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Pontine haemorrhage

Pontine haemorrhage, a form of intracranial haemorrhage, is most commonly due to long standing poorly controlled chronic hypertension. It carries a very poor prognosis. 

Epidemiology

Primary pontine haemorrhage accounts for ~7.5% (range 5-10%) of haemorrhagic strokes and has an incidence of ~3 per 100 000 people 6.

Clinical presentation

Patients present with sudden and precipitous neurological deficit. Depending on the speed at which the haematoma enlarges and the exact location, presentation may include 1-2:

  • decreased level of consciousness (most common)
  • long tract signs including tetraparesis
  • cranial nerve palsies
  • seizures
  • Cheyne-Stokes respiration

Pathology

As is the case with penetrating arteries into the basal ganglia, the penetrating arteries from the basilar artery extending into the pons are subject to lipohyalinosis as a result of poorly controlled hypertension 1. This renders the vessel wall prone to rupture. The larger paramedian perforators are more commonly the culprit vessels 1

Haemorrhage into the pons can of course also be secondary to underlying lesions including:

Radiographic features

CT

CT of the brain is usually the first, and often the only, investigation obtained upon presentation. Features typical of an acute intraparenchymal haemorrhage are noted, usually located centrally within the pons (on account of the larger paramedian perforators usually being the site of bleeding). 

The haematoma more frequently extends in a rostrocaudal direction along the traversing long tracts rather than laterally into the middle cerebellar peduncles. Usually the haematoma does not extend beyond the pontomedullary junction inferiorly and the inferior midbrain superiorly 1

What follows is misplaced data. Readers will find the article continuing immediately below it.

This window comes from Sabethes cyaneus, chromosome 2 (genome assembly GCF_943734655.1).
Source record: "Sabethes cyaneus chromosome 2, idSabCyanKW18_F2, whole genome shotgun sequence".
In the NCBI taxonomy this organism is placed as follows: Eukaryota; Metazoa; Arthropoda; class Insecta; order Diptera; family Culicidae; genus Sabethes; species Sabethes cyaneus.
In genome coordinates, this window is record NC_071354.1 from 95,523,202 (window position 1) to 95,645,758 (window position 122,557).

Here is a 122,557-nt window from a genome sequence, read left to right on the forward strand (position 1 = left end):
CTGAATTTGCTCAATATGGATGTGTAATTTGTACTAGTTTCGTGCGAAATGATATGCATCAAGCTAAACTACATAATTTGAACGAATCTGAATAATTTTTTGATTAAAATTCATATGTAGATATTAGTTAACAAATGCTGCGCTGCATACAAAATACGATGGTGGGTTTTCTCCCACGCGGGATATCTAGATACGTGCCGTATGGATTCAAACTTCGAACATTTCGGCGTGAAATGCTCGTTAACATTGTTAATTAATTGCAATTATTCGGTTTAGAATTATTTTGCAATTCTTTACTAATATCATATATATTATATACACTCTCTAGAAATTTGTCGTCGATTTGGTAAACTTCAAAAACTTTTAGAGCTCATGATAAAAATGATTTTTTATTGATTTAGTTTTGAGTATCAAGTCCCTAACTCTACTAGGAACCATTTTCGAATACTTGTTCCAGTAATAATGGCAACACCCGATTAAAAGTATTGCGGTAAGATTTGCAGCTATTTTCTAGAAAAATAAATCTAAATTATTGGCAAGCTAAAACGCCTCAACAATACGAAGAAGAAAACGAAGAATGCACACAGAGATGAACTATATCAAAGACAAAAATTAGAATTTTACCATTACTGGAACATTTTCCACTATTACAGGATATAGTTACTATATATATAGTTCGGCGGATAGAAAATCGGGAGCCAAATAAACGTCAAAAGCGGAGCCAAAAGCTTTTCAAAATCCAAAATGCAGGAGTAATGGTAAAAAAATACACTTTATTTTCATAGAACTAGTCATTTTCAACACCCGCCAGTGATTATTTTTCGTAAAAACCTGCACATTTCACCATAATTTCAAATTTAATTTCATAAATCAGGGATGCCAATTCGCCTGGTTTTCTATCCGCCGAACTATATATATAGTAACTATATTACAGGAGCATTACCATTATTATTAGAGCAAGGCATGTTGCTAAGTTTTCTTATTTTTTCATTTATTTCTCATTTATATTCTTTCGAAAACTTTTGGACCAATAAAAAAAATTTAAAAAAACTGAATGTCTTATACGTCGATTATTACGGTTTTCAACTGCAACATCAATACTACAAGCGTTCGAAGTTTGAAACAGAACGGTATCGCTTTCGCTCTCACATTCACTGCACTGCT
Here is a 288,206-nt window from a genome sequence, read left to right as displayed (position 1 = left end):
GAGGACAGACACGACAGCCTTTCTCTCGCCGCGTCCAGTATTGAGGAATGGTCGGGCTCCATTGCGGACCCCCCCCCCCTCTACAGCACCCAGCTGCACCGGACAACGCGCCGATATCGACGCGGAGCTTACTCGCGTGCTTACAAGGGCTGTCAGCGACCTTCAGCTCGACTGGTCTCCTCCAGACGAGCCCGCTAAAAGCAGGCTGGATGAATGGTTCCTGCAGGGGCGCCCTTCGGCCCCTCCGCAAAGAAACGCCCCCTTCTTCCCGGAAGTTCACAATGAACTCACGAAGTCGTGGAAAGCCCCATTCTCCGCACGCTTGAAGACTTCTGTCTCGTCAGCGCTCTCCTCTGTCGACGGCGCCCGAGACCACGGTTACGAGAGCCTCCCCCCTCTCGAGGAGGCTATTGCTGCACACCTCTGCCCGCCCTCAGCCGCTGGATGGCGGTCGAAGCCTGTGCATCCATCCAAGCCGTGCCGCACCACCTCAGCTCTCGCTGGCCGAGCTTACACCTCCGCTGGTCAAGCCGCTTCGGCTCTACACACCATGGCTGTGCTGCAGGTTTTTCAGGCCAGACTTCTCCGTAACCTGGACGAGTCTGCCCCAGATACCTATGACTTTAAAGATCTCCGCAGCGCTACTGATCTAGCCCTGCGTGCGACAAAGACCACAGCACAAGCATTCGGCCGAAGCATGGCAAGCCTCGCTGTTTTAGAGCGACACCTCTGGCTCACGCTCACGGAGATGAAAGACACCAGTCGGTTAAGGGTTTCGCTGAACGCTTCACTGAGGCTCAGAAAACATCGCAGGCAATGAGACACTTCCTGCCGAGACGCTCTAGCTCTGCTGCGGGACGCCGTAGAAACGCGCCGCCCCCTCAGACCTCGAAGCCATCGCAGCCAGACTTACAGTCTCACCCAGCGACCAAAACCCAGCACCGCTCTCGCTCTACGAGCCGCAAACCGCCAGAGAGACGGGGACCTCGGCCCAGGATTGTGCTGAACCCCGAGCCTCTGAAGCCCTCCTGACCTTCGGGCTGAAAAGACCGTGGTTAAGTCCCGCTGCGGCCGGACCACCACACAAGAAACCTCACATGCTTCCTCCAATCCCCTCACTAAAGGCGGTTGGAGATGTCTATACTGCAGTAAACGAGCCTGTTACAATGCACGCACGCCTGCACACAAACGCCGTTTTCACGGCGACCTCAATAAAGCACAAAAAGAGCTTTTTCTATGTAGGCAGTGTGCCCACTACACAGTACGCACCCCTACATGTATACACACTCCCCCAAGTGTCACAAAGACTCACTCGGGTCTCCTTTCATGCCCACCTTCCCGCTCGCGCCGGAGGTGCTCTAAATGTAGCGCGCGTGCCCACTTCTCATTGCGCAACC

These haematomas frequently rupture into the 4th ventricle 1

In patients who have small volume bleeds and who are thought to possibly have an underlying lesion, MRI may be use (e.g. identification of a vascular malformation). 

Treatment and prognosis

Pontine haemorrhages have a poor prognosis, with large bleeds being almost universally fatal. Open surgical evacuation of the clot is usually not performed, although stereotactic clot aspiration has been advocated by some 5

In smaller haemorrhages, medical management and treatment of hydrocephalus with extraventricular drains may be life saving, however, often with significant residual neurological deficit. 

Overall mortality ranges between 30% and 90% 6, with the overall volume of the bleed and initial GCS being related to outcome 2

Differential diagnosis

The main differential is between a primary pontine haemorrhage and haemorrhages resulting from underlying lesions (see above). Usually patients present suddenly with severely impairment and the diagnosis is not difficult to make. 

In patients where the presentation is not known (e.g. in the exam setting) it is worth considering:

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